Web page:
Their day begins just as ours. They awake by sunrise, clean their homes, run their errands; some head to work and others head to the traffic medians, only a few yards away, to hold up signs for income.
Nestled in the roundabout woods that divide downtown Frederick from Route 85, a matted trail of grass many times traveled leads to a colony of blue tents.
We visited noonday. Beth*, an older white woman escorted us away from her home as to not awake her roommates.
Beth lives with three other men, with each residing in his and her own tent. Before moving in the woods, she was sharing an apartment in downtown Frederick with a friend. Though she’s visited Frederick since childhood, this has been her longest stay—with half of her time spent living in the woods. She didn’t disclose how she got here, and we didn’t push the issue. But she was adamant that she is content with her living conditions and thrives from her independence— her way, her rules, just the way she’s always liked it. She was willing to sacrifice the idealism of traditional American comfort; a house, car, job, and/or career as long as she lives on her terms. Most would label these circumstances as “hitting rock bottom,” but Beth says she makes it just fine in her rent-free abode. She has income; she appreciates living with nature and enjoys walking to wherever in downtown Frederick she needs to, whether it is a trip to the bank or the laundromat.
Further down the trail is Dana, an older black man originally from North Carolina who blew north to Frederick nine years ago.
He left his family down south and they never visit. Though he found full-time work in the construction field, affordable housing is scarce. So when his good friend, Terry Neumann, suggested he move to the woods alongside him nine months ago, Dana agreed. What was his last resort is his pride and joy. He didn’t start off with much. Now, his space resembles an efficiency apartment. He has three big tents; one that is his acting closet, one in which he sleeps, and one that houses everything else. He has a stove, pots and pans, access to food, water, and heat. His friends in DTF offer him their homes to use running water for showers.
There are three communities within the woods, Beth being a part of one and Dana belonging to the other. She forewarned us not to explore the “other side” where the “drunks” were; they rarely communicate with each other and often bicker among themselves.
“They’re a bunch of alcoholics, they like to fight, like to call the cops, call the ambulance. Over there, they could care less. They could care less if they live or die over there. They’re just there because they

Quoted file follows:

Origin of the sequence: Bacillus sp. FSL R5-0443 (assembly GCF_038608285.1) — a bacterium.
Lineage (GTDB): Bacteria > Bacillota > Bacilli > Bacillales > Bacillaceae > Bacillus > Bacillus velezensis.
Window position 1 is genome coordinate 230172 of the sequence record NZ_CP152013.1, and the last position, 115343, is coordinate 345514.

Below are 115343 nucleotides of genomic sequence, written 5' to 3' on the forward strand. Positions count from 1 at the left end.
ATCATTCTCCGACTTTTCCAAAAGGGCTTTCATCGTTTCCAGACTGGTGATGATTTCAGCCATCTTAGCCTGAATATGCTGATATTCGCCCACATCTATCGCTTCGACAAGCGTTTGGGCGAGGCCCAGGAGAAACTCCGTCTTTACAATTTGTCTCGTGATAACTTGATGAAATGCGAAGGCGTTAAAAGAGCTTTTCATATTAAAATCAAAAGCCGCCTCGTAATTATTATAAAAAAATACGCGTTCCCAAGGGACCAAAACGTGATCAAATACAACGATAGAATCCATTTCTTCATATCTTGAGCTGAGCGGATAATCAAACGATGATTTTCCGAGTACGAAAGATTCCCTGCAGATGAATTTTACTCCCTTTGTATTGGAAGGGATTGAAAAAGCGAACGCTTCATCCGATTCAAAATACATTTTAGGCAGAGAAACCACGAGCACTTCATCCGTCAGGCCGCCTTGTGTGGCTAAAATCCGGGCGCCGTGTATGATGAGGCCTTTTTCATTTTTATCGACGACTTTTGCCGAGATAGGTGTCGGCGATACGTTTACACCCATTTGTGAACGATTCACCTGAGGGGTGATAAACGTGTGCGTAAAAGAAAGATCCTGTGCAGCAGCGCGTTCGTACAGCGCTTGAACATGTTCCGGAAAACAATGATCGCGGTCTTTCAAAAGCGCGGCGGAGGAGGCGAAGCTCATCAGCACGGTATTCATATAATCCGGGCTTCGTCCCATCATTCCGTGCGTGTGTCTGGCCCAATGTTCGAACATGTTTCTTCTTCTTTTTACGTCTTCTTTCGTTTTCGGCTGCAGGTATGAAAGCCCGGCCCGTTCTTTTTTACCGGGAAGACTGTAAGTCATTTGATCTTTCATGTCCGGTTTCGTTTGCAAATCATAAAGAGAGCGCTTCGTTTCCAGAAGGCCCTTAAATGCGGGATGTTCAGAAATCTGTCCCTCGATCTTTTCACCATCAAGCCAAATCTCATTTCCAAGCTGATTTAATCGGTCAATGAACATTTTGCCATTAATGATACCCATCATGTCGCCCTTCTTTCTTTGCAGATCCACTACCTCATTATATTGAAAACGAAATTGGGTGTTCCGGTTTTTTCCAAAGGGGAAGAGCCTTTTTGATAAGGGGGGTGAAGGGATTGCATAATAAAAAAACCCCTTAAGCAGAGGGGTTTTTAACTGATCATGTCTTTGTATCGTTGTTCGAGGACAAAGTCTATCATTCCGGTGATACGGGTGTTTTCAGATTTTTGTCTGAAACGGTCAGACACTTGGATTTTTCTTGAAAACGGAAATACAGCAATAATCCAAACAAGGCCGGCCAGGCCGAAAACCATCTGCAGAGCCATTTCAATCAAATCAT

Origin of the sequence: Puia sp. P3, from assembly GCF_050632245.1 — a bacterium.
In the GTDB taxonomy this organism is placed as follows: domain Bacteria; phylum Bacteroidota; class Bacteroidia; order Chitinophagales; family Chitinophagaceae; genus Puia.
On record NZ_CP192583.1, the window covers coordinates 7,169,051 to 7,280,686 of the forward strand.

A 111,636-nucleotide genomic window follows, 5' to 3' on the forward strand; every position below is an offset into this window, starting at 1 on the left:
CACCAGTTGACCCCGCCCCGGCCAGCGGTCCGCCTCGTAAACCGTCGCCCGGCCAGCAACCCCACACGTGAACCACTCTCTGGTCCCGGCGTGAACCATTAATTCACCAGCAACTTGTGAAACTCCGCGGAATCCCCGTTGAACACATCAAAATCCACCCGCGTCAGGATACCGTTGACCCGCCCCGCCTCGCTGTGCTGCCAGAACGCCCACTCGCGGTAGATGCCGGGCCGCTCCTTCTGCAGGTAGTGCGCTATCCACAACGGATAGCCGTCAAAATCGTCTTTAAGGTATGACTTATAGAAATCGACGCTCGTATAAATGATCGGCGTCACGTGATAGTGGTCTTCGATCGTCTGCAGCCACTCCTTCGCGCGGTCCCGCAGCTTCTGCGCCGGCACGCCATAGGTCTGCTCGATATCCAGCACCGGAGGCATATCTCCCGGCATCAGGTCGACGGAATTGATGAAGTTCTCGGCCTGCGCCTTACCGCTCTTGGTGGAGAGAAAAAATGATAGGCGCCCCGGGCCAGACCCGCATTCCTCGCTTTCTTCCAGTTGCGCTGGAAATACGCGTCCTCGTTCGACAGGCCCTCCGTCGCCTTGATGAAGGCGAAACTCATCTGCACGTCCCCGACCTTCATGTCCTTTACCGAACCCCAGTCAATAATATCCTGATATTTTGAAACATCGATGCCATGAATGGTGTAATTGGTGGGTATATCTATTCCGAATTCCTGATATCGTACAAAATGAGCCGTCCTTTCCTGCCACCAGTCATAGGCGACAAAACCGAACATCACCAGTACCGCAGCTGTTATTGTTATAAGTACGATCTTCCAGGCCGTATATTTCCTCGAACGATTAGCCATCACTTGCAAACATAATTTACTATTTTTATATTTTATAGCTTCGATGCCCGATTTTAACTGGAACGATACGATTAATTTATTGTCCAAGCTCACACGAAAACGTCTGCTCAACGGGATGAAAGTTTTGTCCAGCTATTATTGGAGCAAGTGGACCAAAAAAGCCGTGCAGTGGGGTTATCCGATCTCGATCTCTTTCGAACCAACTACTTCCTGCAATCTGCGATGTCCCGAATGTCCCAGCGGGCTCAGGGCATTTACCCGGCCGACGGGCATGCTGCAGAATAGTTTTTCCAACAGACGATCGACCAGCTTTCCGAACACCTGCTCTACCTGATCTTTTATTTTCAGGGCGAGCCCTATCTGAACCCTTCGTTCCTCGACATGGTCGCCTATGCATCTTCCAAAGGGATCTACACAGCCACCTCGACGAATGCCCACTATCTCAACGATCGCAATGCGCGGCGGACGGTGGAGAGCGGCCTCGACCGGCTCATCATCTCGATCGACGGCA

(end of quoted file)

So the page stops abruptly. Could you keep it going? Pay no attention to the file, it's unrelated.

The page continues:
keep getting kicked out of everywhere they go.”
But even with conflict, a familial atmosphere remains. No one will let the other go without. If a neighbor needs food, someone in the compound will provide. Beth values the importance of “scratching each other’s backs” in time of need.
“We all work together here. That’s the way I feel like it should be. Somebody helps you, you help that person. I was raised old school. You treat people the way you want to be treated.”
Too proud to beg, there is a shared scorn for the local shelter. A manifestation of drugs and drama, these people would rather stay in their own space.
“They want to give you something but then they ask for too much from you. It’s not worth it. They let you in at 7 o’clock in the evening and you gotta be out by 7 o’clock in the morning. What are you gonna do if it’s -17 degrees outside? What, are you going to stand outside with no roof over your head and no heat?”
The police do not bother them but are aware that they live there. Beth and others are the police department’s first resources in finding missing persons, as these people are on the front lines—they know what goes on in the streets.
During bad weather, local churches bring them resources such as propane and blankets to make it through the night. When the temperature drops, the residents use seven to eight bottles of propane a day. Beth explains preparation is key. However, even with assistance, the living isn’t easy.
Living outdoors is an acquired sense of living that Beth and Dana have come to prefer only through experience. Though unique circumstances brought each of them there— some by choice, others by chance —these residents of the Frederick community make the best of it; it’s a place they like to call home in their ‘neck of the woods.’
*Names have been changed to protect identities.
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